Recently, a panel of the U.S. Court of Appeals for the Ninth Circuit heard oral argument in what are bound to be two of this year’s most controversial cases. Both are challenges to a California law that prohibits licensed psychologists from offering therapy that tries to change a minor patient’s sexual orientation. The practice—so-called "reparative therapy"—has come under heavy criticism from psychologists and activists alike, who point not only to the mounting evidence that changing sexual orientation is impossible, but also to the psychological trauma inherent in treating gay people as if they were broken and in need of "repair."
As if the facts of these cases weren’t provocative enough, the challenges to California’s law are complicated by the fact that the plaintiffs, practicing psychologists who are licensed in California, simply engage in "talk therapy" with their patients. As a result, these cases raise an important, unresolved constitutional question: Is the kind of one-on-one counseling and advice at issue in talk therapy "free speech" protected by the First Amendment?
Based on the U.S. Supreme Court’s case law, the answer to this question should be obvious. Whatever one’s view of the merits or evils of "reparative" talk therapy, it consists entirely of spoken communication. That is enough to bring it presumptively within the scope of the First Amendment’s protection.
Unfortunately, there is currently deep confusion among federal courts about when government regulation of an occupation, such as talk therapy, crosses the line into impermissible regulation of speech. And the confusion in this area is being exploited by government officials in areas well beyond the realm of psychology and sexual orientation. In North Carolina, for example, state officials have shut down a website run by blogger Steve Cooksey, who ran a "Dear Abby" style column advocating a high-protein "paleo" diet. The executive director of the state’s Board of Dietetics/Nutrition sent Steve a formal warning, including printouts of his website on which she had highlighted in red pen the things Steve was and was not allowed to say. The state’s justification? Person-to-person advice about what one should eat is not speech—it is "nutritional counseling," and may only be conducted by licensed nutritionists.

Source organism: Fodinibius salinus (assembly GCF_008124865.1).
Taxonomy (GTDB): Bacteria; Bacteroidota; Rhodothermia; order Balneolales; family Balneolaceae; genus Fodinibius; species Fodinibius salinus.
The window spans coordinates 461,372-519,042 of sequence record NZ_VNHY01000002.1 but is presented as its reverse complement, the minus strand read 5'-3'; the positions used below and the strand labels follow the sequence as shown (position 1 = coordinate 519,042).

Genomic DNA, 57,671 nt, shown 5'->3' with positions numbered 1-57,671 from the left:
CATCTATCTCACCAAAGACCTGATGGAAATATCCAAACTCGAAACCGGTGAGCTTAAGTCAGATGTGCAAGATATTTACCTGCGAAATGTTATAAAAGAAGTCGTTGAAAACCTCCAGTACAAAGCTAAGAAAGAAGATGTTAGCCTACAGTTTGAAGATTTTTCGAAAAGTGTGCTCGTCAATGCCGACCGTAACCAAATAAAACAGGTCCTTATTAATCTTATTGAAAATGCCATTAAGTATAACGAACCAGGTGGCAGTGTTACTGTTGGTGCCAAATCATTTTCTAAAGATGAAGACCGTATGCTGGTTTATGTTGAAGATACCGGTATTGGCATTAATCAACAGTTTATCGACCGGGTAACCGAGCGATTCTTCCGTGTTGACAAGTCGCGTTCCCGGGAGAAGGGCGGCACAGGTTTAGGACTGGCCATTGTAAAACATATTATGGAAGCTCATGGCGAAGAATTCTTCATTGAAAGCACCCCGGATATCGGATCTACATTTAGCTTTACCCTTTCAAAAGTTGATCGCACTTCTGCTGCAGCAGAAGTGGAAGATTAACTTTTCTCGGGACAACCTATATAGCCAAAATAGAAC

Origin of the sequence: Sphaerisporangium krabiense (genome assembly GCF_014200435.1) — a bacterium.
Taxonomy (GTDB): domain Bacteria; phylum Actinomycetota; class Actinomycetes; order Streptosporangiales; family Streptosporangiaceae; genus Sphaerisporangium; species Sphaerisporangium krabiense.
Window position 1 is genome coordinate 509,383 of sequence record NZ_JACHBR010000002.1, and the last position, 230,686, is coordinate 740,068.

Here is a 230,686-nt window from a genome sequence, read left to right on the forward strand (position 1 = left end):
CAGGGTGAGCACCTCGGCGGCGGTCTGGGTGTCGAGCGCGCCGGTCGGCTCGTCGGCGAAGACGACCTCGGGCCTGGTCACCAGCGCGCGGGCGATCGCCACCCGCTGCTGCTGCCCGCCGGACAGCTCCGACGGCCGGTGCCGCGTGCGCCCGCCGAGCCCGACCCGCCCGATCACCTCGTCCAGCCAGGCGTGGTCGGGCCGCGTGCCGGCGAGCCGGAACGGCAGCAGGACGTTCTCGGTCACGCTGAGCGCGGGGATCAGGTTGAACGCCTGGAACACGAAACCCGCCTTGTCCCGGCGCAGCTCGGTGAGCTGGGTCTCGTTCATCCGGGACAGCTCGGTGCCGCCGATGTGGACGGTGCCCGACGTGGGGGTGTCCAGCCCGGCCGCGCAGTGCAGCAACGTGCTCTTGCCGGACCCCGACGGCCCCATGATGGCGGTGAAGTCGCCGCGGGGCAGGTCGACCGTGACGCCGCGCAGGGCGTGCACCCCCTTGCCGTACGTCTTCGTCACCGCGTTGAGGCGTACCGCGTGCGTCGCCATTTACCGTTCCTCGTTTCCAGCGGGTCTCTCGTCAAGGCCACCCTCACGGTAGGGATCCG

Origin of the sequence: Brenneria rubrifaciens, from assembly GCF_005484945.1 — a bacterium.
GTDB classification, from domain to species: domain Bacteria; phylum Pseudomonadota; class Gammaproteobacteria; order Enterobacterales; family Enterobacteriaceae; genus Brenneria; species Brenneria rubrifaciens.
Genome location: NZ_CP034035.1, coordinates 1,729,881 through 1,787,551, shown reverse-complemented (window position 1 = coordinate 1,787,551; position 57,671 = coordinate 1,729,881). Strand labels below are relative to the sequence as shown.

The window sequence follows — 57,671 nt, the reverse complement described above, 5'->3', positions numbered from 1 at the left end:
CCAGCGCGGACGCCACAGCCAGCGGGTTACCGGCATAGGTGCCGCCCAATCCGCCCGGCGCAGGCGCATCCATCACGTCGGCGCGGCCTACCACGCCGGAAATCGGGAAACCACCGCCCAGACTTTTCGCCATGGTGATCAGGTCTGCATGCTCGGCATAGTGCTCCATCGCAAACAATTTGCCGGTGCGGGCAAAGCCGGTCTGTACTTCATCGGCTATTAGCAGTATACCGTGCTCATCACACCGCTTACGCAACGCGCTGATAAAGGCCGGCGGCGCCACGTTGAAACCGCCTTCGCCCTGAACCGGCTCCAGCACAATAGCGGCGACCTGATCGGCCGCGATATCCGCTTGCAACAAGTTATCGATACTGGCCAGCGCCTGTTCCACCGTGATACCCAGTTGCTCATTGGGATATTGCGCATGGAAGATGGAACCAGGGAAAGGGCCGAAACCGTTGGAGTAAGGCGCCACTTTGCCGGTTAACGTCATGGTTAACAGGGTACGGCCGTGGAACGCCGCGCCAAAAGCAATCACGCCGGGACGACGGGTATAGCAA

The recent arguments in the Ninth Circuit did little to resolve this confusion. While the panel—comprising circuit judges Alex Kozinski, Susan Graber, and Morgan Christen—asked probing questions, they received few clear answers. According to the attorney defending California’s law, the answer turns on a metaphysical distinction between "speech" on the one hand and "therapy" (which is conducted purely through speech) on the other. One of the plaintiffs’ attorneys, by contrast, suggested simply jettisoning the distinction between "speech" and "conduct" altogether.